Listeriosis: what you need to know
The National Department of Health has confirmed the outbreak of the foodborne disease called Listeriosis. In the Western Cape, as at 19 December, 84 cases have been confirmed through laboratory testing and five deaths have been recorded. The majority of the cases (90%) is from the Cape Town District, and is not particularly grouped in specific areas.
What is Listeriosis?
Listeriosis is a serious disease that can be treated and prevented. The disease is caused by the bacterium, Listeria monocytogenes. The bacterium is widely distributed in nature and can be found in soil, water and vegetation.
Listeriosis is linked to a wide variety of foods, including dairy products, meat products, vegetables, fruit, and ready-to-eat products. Infection with Listeria usually results in gastroenteritis with diarrhoea and vomiting. Symptoms can range from mild to severe.
Who can get Listeriosis?
Anyone can get Listeriosis. The Department of Health says that the age groups that are most affected are neonates (that means the first 28 days of life) (37%) and the age group between 15 to 49 years (33%). The two groups comprise 70 per cent of all cases according to the Department of Health.
Those at high risk of severe disease are;
- the elderly,
- immunocompromised individuals,
- pregnant women and their unborn babies,
- and those with underlying conditions such as HIV, diabetes, cancer, chronic liver or kidney disease.
In persons with weak immunity, Listeriosis can lead to meningitis or septicemia. In pregnant women, Listeriosis may results in pregnancy loss (abortion) along with meningitis of their infant.
How does Listeriosis spread?
Listeriosis is usually spread by eating contaminated food products most frequently raw or unpasteurised milk and soft cheeses, but also vegetables, processed foods, ready-to-eat meats and smoked fish products.
The Listeria bacterium can also be transmitted from a pregnant woman to her unborn baby during pregnancy or at the time of birth. Direct contact with the organism can cause skin lesions. Listeria can survive in normal temperatures associated with refrigeration (4°C).
What are the signs and symptoms of Listeriosis?
In the average healthy adult, infection is usually asymptomatic (showing no symptoms).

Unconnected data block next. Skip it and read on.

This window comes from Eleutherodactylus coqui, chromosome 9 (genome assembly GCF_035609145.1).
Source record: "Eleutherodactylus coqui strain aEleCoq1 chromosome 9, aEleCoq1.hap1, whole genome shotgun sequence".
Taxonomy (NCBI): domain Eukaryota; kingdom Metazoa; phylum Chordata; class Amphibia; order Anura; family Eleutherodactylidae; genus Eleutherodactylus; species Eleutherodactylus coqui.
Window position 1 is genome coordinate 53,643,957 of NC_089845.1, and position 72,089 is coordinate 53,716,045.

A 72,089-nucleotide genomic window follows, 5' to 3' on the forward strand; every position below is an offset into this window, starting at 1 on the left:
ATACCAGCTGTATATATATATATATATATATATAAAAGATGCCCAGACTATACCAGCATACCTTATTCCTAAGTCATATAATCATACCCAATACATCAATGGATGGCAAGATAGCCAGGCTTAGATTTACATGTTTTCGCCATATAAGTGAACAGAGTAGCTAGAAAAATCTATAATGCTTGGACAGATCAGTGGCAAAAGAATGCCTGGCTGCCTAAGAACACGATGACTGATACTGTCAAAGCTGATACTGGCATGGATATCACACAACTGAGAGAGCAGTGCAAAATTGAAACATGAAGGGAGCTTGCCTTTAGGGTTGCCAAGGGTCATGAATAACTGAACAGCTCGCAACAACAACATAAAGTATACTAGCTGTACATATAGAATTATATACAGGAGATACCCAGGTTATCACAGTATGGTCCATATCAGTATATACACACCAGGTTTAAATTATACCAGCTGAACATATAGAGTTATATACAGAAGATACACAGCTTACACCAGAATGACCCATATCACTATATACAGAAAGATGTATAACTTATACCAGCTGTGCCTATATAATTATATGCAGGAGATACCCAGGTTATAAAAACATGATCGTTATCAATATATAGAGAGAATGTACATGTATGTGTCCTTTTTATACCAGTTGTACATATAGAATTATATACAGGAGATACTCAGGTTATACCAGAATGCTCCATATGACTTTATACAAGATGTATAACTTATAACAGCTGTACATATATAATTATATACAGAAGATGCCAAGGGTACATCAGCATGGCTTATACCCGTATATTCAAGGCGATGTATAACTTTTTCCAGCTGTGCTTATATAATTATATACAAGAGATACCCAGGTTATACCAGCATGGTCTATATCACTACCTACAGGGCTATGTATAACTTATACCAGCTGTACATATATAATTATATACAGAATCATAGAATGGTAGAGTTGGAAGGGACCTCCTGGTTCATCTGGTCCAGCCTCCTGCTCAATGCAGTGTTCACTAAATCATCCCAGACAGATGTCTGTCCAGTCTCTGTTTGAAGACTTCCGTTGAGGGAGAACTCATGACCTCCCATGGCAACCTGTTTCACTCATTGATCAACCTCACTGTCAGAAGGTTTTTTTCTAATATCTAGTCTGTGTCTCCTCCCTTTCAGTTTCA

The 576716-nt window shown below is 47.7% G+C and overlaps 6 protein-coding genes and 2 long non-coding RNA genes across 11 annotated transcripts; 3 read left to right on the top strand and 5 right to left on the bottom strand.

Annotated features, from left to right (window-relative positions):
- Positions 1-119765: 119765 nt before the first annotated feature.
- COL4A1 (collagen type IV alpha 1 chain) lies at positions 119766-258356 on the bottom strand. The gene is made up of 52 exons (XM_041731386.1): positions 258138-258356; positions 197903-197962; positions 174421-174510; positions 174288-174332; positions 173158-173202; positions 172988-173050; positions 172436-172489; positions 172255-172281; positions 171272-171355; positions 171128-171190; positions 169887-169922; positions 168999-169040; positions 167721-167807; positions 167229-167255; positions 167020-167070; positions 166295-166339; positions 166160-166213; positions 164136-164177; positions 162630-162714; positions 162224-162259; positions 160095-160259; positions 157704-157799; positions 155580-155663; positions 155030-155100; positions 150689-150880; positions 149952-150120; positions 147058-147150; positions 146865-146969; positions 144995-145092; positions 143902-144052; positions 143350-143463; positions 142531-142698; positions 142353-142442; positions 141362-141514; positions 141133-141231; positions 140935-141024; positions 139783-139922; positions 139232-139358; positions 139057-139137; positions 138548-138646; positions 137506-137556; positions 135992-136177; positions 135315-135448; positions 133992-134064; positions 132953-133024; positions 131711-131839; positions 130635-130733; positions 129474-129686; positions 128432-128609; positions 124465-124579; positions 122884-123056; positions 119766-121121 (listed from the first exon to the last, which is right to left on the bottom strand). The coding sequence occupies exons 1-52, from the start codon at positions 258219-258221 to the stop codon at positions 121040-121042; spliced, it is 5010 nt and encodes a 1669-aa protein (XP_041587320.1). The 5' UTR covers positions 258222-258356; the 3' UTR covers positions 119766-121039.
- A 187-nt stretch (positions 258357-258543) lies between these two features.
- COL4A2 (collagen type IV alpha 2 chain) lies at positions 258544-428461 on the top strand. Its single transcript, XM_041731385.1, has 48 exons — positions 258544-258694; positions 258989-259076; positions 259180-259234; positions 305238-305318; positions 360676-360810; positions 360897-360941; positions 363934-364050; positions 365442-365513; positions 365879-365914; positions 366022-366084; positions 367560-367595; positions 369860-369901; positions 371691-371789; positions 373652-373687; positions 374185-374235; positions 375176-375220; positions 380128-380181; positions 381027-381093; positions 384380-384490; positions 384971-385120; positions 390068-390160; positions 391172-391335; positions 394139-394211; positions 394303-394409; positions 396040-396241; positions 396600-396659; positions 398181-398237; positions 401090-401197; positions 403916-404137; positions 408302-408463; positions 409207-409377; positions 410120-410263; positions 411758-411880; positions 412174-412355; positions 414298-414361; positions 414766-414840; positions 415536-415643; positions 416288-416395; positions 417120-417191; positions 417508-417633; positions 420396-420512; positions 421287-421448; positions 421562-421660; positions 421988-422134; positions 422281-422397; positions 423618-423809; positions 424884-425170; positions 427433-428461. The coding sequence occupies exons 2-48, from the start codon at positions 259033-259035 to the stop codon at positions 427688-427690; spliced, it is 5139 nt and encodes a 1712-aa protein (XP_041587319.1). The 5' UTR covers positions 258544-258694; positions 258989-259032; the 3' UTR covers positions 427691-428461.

Symptoms may include:
- muscle pain‚
- and sometimes vomiting or diarrhoea.
If you or somebody you know are showing symptoms you need to get medical help immediately. Here is a list of clinics in the Western Cape
In at-risk patients‚ the spread of infection to the nervous system can cause meningitis‚ leading to headaches‚ confusion‚ stiff neck‚ loss of balance or convulsions. The presence of bacteria in the blood‚ also known as bacteraemia‚ may also occur.
Pregnant women may present with mild flu-like illness associated with headache, fever and myalgia. However, infections during pregnancy can lead to premature births, infection of the new born with permanent disability, and miscarriage or stillbirth.
How can I prevent Listeriosis?
- Practise good basic hygiene.
- Use only pasteurised dairy products.
- Cook raw food such as beef‚ pork or poultry thoroughly.
- Wash your hands before preparing food‚ eating and after going to the toilet.
- Wash and decontaminate kitchen surfaces and utensils regularly.
- Wash raw vegetables and fruits before eating.
- Keep food clean.
- Separate raw and cooked food.
- Cook thoroughly.
- Keep food at safe temperatures.
- Use safe water.
People at high risk of listeriosis should avoid:
- raw or unpasteurised milk‚
- dairy products containing unpasteurised milk‚
- soft cheeses‚
- foods from delicatessen counters (such as prepared salads or cold meats) that have not been heated or reheated adequately,
- and refrigerated pâté.
Where can I find out more information
For more information: contact the Outbreak Response Unit or the Centre for Enteric Diseases (for use by healthcare professionals only).
Medical / clinical related queries: NICD Hotline +27 82 883 9920,
Results inquiries: NICD Specimen Receiving Laboratory: +27 11 386 6404.